In spring and summer 2016, UrbanKind led an eight-month engagement project in which we spoke with 125 participants, including elected officials, public, private and non-profit practitioners, representatives of community organizations, and other local leaders about justice, equity, and inclusion in the Pittsburgh region. We wanted to know where our region stood in achieving justice, equity, and inclusion, and what challenges and impediments prevented more action and change. After analyzing these conversations, we detailed our findings from these discussions and identified persistent challenges facing the region. Our report is available on our Publications page.
Recent Work and Reports
RESEARCH AND POLICY ANALYSIS
My Brother’s Keeper
In 2016, the Sprout Fund awarded UrbanKind a grant to engage young African American and Latino men to develop strategies to improve life outcomes. The process captured youth input that will help the greater Pittsburgh region close the opportunity gap for young men, and support the acquisition of technological, social, and academic skills to enhance their quality of life and ability to secure future employment.
In a final report, UrbanKind Institute identifies several major and recurring themes that arose from the discussions, particularly as they relate to programming and activities that achieve My Brother’s Keeper (MBK) initiative goals. Be sure to check back here for next steps in the My Brothers Keepers project.
Pittsburgh Housing Summit
The Global Studies Center at the University of Pittsburgh convened a two-day summit in November 2016 on housing and the affordability crisis. This summit, entitled "Pittsburgh Housing Summit: Human Rights, Affordable Housing, & Urban Development Strategies," brought international and local academics, non-profit organizations, community members and others together to discuss the local affordable housing crisis and its connections to other housing crises across the world. At this event, Dr. Bey and Dr. Beery participated in a panel discussion about other elements besides housing that are necessary for strong, healthy, and healthful communities. At a follow-up neighborhood bus tour in February 2017, Dr. Beery talked about landscapes of housing and segregation to 25 participants as the bus traveled between Oakland, Uptown, North Side, and Hill District. Information about the summit is available here.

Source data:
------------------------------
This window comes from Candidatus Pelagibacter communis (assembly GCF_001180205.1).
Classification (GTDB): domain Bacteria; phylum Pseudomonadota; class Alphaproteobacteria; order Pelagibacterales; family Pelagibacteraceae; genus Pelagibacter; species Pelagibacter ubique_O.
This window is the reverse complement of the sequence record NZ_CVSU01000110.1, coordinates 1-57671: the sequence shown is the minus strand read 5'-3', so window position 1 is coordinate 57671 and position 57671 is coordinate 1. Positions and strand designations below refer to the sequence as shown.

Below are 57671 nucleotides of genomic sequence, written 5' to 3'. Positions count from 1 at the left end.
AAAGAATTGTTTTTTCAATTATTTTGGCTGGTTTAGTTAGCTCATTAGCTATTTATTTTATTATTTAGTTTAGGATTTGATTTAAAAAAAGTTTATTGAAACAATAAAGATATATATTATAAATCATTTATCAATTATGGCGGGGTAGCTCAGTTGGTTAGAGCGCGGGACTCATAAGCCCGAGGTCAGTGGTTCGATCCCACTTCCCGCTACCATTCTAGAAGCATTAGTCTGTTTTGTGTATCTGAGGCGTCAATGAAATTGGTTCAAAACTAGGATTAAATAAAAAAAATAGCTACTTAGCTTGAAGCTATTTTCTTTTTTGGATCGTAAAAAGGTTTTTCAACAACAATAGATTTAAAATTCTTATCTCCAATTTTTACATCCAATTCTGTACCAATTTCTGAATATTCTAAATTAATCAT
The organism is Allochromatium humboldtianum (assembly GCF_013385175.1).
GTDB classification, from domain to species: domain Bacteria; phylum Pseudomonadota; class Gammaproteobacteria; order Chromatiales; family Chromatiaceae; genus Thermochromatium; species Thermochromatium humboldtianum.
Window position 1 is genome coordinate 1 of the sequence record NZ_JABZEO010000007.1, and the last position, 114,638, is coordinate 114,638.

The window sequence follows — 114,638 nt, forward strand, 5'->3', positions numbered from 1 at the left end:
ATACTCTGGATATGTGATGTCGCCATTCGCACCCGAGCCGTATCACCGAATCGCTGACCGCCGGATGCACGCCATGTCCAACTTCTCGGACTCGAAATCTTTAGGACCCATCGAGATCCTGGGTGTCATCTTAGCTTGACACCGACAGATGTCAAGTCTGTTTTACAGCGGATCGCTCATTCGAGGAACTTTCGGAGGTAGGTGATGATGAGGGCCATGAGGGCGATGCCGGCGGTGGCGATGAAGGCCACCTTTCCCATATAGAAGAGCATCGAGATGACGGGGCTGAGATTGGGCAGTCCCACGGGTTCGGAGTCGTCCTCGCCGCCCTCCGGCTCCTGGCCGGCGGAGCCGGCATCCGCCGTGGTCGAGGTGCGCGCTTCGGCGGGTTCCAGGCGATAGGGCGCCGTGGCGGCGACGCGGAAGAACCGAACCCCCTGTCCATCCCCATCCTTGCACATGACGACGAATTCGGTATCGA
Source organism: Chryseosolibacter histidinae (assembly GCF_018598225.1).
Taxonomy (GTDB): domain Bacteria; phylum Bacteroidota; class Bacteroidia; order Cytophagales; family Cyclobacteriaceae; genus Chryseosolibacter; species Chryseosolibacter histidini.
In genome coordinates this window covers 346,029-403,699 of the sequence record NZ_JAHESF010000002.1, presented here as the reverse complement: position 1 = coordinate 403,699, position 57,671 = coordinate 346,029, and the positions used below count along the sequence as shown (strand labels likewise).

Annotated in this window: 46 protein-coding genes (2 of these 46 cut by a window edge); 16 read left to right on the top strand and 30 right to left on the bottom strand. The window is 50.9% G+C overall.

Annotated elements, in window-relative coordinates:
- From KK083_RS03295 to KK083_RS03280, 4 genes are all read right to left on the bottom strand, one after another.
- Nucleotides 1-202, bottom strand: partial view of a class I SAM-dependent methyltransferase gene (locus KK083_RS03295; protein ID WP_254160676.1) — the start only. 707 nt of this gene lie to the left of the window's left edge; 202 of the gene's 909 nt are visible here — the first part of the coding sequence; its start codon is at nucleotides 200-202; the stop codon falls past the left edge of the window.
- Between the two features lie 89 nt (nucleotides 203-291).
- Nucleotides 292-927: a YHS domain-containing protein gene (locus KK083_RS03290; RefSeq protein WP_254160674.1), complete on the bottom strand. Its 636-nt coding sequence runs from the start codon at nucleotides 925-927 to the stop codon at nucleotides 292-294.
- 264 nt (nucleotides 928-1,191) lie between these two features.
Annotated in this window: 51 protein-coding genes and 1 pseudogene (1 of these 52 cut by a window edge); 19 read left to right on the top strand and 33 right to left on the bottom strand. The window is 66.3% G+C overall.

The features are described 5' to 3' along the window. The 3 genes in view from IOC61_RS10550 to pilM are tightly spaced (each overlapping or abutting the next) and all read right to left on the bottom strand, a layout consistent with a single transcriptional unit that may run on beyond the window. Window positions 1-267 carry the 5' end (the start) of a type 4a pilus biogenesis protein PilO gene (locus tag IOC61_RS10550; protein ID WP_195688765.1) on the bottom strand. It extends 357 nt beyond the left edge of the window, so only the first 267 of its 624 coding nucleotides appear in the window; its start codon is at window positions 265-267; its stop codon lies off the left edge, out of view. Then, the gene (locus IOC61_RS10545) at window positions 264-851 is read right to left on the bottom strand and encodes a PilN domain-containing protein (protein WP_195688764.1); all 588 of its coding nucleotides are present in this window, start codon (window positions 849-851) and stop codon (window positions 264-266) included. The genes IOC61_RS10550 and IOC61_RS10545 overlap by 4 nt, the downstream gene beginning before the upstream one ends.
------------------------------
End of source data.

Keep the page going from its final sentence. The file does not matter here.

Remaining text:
Urban Redevelopment Authority Mayor's Action Team
UrbanKind is partnering with Fourth Economy Consulting (lead) to work with the URA’s Mayor’s Action Team to facilitate the retention and attraction of companies and the creation of new jobs in the City of Pittsburgh. The details of this project are currently being negotiated. Stay tuned for more information!
African American Neighborhoods of Choice
African-American Neighborhoods of Choice (AANC) is a Pittsburgh-based research group studying trends among the city’s African-American residents and historically African-American neighborhoods. Much of the discourse and activities proposed by government, elected officials, and others continues to focus on African-American residents living in, or near, poverty. The members of this group wanted to explore the challenges this presented to middle-class African-American professionals who were living in Pittsburgh or moving to the region for educational and professional opportunities. In early 2014 AANC, including UrbanKind director Jamil Bey, invited the University of Pittsburgh's University Center for Social and Urban Research (UCSUR) into the conversation to help with the investigation.
Since then, AANC and UCSUR have worked to investigate why African-American millennials were leaving Pittsburgh, what various “push and pull factors” of those who stay and those who leave were, and what the desirable characteristics of neighborhoods were that would make African-Americans who have a choice in where they live decide to live there. This work analyzes and gives voice to a silent, underrepresented segment of Pittsburgh's population. The collaborators hope that their work will help stimulate initiatives to support this and other underrepresented groups. Report now available click here to view.